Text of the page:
An Unusual Valentine: Elmer E. Ellsworth, Esquire

Elmer Ellsworth about 1860

Every biography or biographical article about not-yet-colonel Elmer Ellsworth says the same thing: It is not known if Ellsworth passed, or even took, the Illinois State Bar Examination. I know this is not a bombshell issue for most people, but some of us care. I care. And, I am working like a madwoman to finish up my biography of Colonel Ellsworth before the next full eclipse of the sun. So imagine my surprise when . . .

March 30, 2017–the news breaks. “Joint Secretary of State & Supreme Court Restoration Project of Illinois Attorney Oaths Complete” is the headline of the For Immediate Release memo from the desk of Jesse White, Secretary of State for the great state of Illinois. This, apparently, had been a long-term project that sought to discover, restore, and preserve the attorney oaths for the Illinois Supreme Court. “Approximately 142,000 oaths, some preceding the Civil War, have been restored,” according to White. As explained in the memo, signing the Attorney Oath is the final step a newly minted lawyer takes before practicing law in Illinois. One must pass the bar exam before signing this oath.

The project was begun in 2009 and took until last year to complete. The Illinois Supreme Court was preparing to completely restore their building and needed a place to keep the court records while this was happening. Carolyn Taft Grosboll, current clerk of the Court stated, “Among the records were these historic oaths, so we contacted the State Archives. The State Archives graciously agreed not only to store the oaths for the Court but also to restore them.”[1] Most were in good condition, but some had been affected by mold or deteriorated by water damage. The amazing archivists in Illinois were able to restore almost all the badly damaged oaths using modern techniques, including the digitalization of some of the badly eroded signatures.

Clarence Darrow

Among the oaths in the Supreme Court’s collection are those for famed attorney Clarence Darrow, former President Barack Obama and first lady Michelle Robinson Obama, former U.S. Supreme Court Justices John Paul Stevens and Arthur Goldberg, 12 U.S. Senators, 12 Illinois governors, 59 Illinois Supreme Court justices and five Chicago mayors. Oaths from attorneys licensed before the Civil War, such as Abraham Lincoln and Stephen Douglas, were incorporated into the law license itself; therefore, no separate oaths for Lincoln and Douglas are included in this collection.[2]

And whom else did they find? Yes. Elmer Ellsworth. In 1860, Ellsworth began studying law with Abraham Lincoln, although he had studied with a couple of other men in Chicago before leaving with the Chicago Zouave Cadet Tour in the summer of 1860. Lincoln asked Ellsworth personally to study in Springfield at his law office. During the time he worked there, he became friends with Lincoln secretaries George Nicolay and John Hay, Mary Lincoln, the Lincoln children, and many of the movers and shakers in the Illinois political scene. Ellsworth worked the Republican Convention in Chicago for the Lincoln supporters, he walked with Mr. Lincoln to cast his vote in the presidential election, and he celebrated with the Lincolns on the night of Lincoln’s election.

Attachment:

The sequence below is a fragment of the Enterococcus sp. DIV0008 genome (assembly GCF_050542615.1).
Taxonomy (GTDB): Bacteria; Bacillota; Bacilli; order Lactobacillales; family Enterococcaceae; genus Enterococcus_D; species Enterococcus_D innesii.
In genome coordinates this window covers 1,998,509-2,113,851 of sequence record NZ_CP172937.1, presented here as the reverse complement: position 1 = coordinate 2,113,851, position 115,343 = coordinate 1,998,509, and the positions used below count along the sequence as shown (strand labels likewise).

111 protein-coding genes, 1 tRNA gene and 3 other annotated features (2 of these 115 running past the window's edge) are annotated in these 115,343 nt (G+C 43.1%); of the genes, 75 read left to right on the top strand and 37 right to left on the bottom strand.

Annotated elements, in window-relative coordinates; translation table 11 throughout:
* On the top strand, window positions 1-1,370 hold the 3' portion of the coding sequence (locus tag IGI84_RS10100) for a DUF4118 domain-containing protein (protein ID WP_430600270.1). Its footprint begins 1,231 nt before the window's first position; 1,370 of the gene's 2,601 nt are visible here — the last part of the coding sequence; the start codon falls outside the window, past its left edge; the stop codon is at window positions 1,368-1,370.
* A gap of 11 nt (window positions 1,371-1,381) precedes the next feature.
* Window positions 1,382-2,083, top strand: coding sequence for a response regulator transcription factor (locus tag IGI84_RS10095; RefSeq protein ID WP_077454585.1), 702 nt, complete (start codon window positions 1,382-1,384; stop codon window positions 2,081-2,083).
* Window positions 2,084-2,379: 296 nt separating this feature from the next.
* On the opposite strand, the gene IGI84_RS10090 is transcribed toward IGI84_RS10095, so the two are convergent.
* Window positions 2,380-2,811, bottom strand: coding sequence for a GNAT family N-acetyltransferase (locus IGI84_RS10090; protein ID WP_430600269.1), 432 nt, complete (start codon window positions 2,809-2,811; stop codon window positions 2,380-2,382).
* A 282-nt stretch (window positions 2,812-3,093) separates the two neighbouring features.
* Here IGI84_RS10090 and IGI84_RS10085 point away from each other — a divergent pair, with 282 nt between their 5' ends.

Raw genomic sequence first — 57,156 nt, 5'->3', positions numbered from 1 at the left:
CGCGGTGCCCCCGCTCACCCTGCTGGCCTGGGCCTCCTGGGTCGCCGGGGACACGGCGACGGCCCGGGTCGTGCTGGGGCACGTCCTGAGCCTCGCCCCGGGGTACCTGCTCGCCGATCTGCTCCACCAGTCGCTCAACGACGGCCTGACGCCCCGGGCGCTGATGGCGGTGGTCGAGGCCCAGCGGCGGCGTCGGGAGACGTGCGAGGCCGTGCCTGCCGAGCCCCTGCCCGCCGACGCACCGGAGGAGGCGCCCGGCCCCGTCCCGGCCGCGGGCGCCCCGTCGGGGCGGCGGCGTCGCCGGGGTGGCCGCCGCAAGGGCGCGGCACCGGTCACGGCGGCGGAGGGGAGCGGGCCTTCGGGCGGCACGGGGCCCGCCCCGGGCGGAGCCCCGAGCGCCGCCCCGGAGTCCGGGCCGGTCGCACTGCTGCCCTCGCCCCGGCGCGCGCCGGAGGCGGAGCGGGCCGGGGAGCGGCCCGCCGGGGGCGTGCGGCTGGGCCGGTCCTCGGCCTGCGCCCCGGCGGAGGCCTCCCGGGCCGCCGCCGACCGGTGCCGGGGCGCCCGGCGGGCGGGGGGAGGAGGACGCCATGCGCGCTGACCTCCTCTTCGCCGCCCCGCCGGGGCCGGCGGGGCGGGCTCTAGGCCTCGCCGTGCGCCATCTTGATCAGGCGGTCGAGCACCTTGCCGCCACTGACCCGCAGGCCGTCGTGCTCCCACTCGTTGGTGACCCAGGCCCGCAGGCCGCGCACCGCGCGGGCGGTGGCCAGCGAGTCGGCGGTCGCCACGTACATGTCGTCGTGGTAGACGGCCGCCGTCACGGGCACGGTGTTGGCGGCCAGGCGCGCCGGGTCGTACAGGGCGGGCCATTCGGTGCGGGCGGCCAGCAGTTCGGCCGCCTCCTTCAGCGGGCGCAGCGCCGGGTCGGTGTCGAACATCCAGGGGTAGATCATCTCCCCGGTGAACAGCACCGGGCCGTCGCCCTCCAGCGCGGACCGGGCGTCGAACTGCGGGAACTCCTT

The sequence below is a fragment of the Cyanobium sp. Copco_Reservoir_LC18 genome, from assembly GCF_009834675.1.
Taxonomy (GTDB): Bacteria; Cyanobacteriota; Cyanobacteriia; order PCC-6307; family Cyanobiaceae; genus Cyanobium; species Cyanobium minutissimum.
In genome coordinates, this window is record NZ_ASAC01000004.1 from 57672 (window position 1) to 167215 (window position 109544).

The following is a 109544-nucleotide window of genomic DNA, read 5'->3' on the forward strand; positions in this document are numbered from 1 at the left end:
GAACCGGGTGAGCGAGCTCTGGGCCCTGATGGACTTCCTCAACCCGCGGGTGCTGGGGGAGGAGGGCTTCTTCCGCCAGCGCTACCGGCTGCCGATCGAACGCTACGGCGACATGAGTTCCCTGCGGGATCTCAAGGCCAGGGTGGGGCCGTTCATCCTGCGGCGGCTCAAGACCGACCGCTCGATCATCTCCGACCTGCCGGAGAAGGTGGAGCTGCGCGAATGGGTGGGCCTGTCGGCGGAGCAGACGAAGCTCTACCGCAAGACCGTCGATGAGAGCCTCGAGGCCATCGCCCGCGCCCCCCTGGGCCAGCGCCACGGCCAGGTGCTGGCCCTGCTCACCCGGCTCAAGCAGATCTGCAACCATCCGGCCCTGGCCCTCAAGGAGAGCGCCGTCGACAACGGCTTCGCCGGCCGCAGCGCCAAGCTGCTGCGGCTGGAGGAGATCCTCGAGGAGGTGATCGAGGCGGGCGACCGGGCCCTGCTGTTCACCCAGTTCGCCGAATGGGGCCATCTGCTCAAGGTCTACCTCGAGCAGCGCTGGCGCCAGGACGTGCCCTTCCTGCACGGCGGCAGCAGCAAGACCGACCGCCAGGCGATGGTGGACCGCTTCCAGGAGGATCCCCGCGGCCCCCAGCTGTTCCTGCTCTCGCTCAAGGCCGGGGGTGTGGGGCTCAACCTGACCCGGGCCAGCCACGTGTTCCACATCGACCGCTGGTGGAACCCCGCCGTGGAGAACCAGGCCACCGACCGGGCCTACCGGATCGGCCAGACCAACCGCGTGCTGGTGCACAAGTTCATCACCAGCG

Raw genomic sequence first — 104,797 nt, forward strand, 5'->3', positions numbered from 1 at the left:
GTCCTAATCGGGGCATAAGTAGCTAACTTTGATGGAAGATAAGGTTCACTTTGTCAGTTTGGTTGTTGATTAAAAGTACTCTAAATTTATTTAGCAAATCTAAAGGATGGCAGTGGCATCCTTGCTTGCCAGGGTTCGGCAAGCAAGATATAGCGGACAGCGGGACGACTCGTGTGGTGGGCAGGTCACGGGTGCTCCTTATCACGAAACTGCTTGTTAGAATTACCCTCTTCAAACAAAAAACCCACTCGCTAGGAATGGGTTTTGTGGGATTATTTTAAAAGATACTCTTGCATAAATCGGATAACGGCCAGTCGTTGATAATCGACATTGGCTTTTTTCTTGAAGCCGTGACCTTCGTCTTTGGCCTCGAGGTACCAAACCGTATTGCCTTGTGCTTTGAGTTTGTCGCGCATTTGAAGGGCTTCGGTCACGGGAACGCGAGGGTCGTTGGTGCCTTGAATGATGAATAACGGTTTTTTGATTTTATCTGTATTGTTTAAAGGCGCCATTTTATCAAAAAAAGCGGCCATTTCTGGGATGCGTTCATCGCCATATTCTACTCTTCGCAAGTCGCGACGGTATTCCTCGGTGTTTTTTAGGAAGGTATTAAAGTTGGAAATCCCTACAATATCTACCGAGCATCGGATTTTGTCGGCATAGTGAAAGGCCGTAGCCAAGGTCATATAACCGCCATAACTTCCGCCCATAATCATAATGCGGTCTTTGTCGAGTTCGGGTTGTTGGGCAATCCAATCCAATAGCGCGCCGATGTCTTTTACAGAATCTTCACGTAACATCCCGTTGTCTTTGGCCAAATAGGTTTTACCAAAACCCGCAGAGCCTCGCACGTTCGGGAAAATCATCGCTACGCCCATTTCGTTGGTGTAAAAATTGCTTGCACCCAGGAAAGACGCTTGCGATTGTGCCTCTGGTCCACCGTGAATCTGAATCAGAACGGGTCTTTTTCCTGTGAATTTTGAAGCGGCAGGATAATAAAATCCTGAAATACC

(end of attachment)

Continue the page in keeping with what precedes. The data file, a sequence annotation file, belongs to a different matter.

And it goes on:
History left an Ellsworthian blank between November 6, 1860, and February 11, 1861,

Lincoln in Illinois

when Elmer Ellsworth accompanied Lincoln on the Inaugural Express train from Springfield to Washington. We know that before Ellsworth left, he presented a bill for the organization of the Illinois State Militia to the state legislature. It passed several reviews and committees, but was never brought to a vote because within weeks of Lincoln’s inauguration, Fort Sumter had been fired on, and all available militia members were being asked to go to Washington.

Now, the blank has been filled in–between November 6 and February 11 Elmer Ellsworth was passing the bar exam in Illinois, and we have proof! A letter was found from Judge Pickney Walker to the Clerk of the Supreme Court William Turney that said to create a law license for Ellsworth. On the back of the letter is a note by Turney saying that the license was sent. Elmer Ellsworth’s documentation allowing him to practice law in Illinois became official on February 14, 1861. Now we know.


John Lupton

I will be interviewing John Lupton of the Illinois Supreme Court Historical Preservation Commission in the next couple of months for Mr. Lupton worked with me to get all the right documents signed that permit me to tell this story, and it is only because people like Mr. Lupton exist that the tiny-but-strong unifying threads of the past are able to be teased out of the huge historical knot we love so well. Stay tuned!


Happy Valentine’s Day.


[2] Ibid.

Not the Same African Americans We Always See

Civil War Medal of Honor

I was watching a television show a couple of weeks ago, and the subject of Black History Month was mentioned. One of the characters complained that America always trots out the same four African Americans every year to stand in for all the other African Americans about which no one knows anything. I immediately realized that this also applies to the African Americans we celebrate from the 1800s. This year, I think we
should give Mr. Frederick Douglas, the 54th Massachusetts, Ms. Harriet Tubman, and Ms. Sojourner Truth a break, and learn about some other men and women who made significant contributions to the American Civil War. For instance, Andrew Jackson Smith.